Thursday, 7 September 2017

09:44 – It was 44.4F (7C) when I took Colin out at 0640, partly cloudy and breezy. We had about 1.5″ (4 cm) of rain yesterday. Autumn weather is definitely arriving. For at least the next week or so, we’re to have lows in the 40’s (5 to 9 C) and highs in the low- to mid-60’s (16 to 19 C).

We’re expecting some effects from Hurricane Irma to arrive Monday evening through Tuesday, assuming the current forecast holds up. Irma is supposed to track up the coast along the Florida and Georgia coasts and make landfall as a Cat 1 hurricane. From that point, the center of the track passes through the Piedmont. Sparta is about dead center in the forecast track, although we’ll probably see only heavy winds and downpours.


Shortly after she got home from the gym yesterday, Barbara emailed me a recipe for easy fudge in the microwave, using only two ingredients. We had the chocolate chips, but no condensed milk.

We did have evaporated milk, so I converted that to sweetened condensed milk by adding 1.25 times its volume in granulated white sugar. A 14-ounce can of evaporated milk plus 17.5 ounces (by volume) of sugar.

The can of evaporated milk had a best-by date of September 14, 2014, so it wasn’t even three years past its best-by. Barbara opened the can. I had her sniff it, and she said it smelled like evaporated milk. Good enough.

We poured it into a microwave-safe plastic bowl, added the 2+ cups of white sugar, and microwaved it on high for one minute. Barbara stirred to make sure all the sugar had dissolved, after which we added three cups of chocolate chips, microwaved it on high for another minute, and then stirred it until it was a creamy consistency. We then added a teaspoon of vanilla extract, poured the batter into an 8X8-inch baking dish covered in oiled aluminum foil, and stuck it in the refrigerator to cool and set.

Just like the last time we tried making fudge, it didn’t really set up. Instead, we ended up with a goopy mass. Barbara isn’t a big fan of fudge anyway, but she taste-tested it. She thought it tasted okay, if a bit grainy. I thought it was okay, but in retrospect I’d either add a fourth cup of chocolate chips or cut down the amount of liquid. The recipe called for one 14-ounce can of sweetened condensed milk, which would probably have set up properly. But I used a 14-ounce can of evaporated milk plus the 17.5 fluid ounces of sugar, which totaled more than the amount of condensed milk the recipe called for.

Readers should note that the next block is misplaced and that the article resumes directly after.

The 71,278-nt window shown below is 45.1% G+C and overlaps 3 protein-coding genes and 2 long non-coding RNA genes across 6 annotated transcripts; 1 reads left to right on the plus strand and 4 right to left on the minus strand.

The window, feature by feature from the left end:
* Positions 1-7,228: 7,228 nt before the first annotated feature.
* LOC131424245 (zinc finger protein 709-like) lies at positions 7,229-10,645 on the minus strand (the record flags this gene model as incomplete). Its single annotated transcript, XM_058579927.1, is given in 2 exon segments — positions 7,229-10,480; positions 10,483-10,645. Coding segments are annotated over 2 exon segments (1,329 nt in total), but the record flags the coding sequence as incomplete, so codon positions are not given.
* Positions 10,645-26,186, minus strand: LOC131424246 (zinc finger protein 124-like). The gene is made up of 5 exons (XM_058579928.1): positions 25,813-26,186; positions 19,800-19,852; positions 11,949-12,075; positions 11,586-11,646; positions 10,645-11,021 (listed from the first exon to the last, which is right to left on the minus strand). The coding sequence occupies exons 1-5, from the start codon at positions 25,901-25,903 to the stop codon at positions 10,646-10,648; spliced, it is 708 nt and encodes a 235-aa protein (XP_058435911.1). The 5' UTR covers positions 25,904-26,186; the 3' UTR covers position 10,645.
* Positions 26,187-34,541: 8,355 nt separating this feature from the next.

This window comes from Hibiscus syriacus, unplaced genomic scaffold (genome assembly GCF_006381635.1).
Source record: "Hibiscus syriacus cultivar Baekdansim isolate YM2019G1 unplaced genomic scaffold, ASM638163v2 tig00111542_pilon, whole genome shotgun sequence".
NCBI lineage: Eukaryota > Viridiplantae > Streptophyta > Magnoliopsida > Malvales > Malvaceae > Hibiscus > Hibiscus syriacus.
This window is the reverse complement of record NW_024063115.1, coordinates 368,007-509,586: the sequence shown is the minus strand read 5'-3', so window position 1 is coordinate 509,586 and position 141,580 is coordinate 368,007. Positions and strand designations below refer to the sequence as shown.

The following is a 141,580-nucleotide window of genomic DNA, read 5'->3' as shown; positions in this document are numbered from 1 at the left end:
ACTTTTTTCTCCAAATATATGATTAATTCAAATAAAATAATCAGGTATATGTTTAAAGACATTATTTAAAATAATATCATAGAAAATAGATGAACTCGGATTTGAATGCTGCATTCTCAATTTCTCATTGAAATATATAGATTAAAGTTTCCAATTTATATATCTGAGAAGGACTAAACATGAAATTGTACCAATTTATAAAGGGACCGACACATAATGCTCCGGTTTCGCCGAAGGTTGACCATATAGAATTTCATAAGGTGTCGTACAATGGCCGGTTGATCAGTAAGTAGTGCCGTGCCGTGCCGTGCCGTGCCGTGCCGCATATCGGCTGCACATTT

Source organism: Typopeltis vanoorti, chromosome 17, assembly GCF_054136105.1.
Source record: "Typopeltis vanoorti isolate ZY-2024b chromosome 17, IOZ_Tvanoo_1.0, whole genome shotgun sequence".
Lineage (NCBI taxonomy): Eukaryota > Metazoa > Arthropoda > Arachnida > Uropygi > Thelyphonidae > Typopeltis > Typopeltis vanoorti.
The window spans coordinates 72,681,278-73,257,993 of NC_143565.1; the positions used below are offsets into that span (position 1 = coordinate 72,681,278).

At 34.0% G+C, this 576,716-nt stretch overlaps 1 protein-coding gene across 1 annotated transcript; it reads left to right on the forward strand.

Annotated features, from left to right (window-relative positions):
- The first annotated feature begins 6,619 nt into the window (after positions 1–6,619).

We finished up DCI Banks and started watching Silk and the 2016 Victoria. The latter was unusual in that it didn’t disguise the fact that Victoria was German, not English, and that the Royals spoke German at home. Their Victoria speaks RP English rather than strongly German-accented English as the real Victoria did.

The real Victoria, of course, was also in-bred and stupid, which this series ignores. And she married Albert, who was literally a moron, and produced a large litter of moronic children.

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49 Responses to Thursday, 7 September 2017

  1. SteveF says:

    For your next fudge attempt, use confectioners sugar rather than granulated. I’d go by weight rather than volume, though it probably doesn’t matter for this purpose; minor variations shouldn’t affect texture much and the difference in sugar content of different brands of chocolate chips would probably overwhelm it. To make the fudge set better, heat it a bit hotter.

    I’ve never made candy (“confections”, rather) in a microwave so I don’t have any advice on that. I’ve always used either a double boiler or a simple saucepan and a candy thermometer.

  2. SteveF says:

    Albert, who was literally a moron

    And Victoria’s first cousin.

  3. Greg Norton says:

    The real Victoria, of course, was also in-bred and stupid, which this series ignores.

    I’ll give Auntie Beeb this one — 2016 Victoria is a showcase for Jenna Louise Coleman.

    After the amazing run Coleman had on “Doctor Who” it would have been a national scandal if her Victoria acted in-bred and stupid.

  4. DadCooks says:

    Smoke so heavy that the sun is not even visible this morning, we are living in a very diffuse sepia colored world. The smoke smell is getting stronger. I say that because we are not getting used to it.

    I hear that they were able to save the historic lodge at Multnomah Falls.
    http://www.multnomahfallslodge.com/

    The tree-hugging eco-weenie cupcake snowflakes (inclusive enough for you) are all bemoaning the loss of the biking and hiking trails. They have no idea that this ecosystem is used to fires and will recover. All the native flowers and shrubs actually require fire to renew. Too bad this fire was started by some 15-year old brat playing with fireworks in the forest. I suggest he and all his relatives be permanently sterilized and be exiled to live in the desert.

    Life goes on.

    BTW, I see that tRump got tired of waiting for the republacrats and made some deals with the democrans. Both parties are useless, but the republicrats are worse than useless. The democrans deliver what they promise, pretty amazing for the “minority”. There is absolutely no reason to vote for anyone in any current political party.

  5. Dave Hardy says: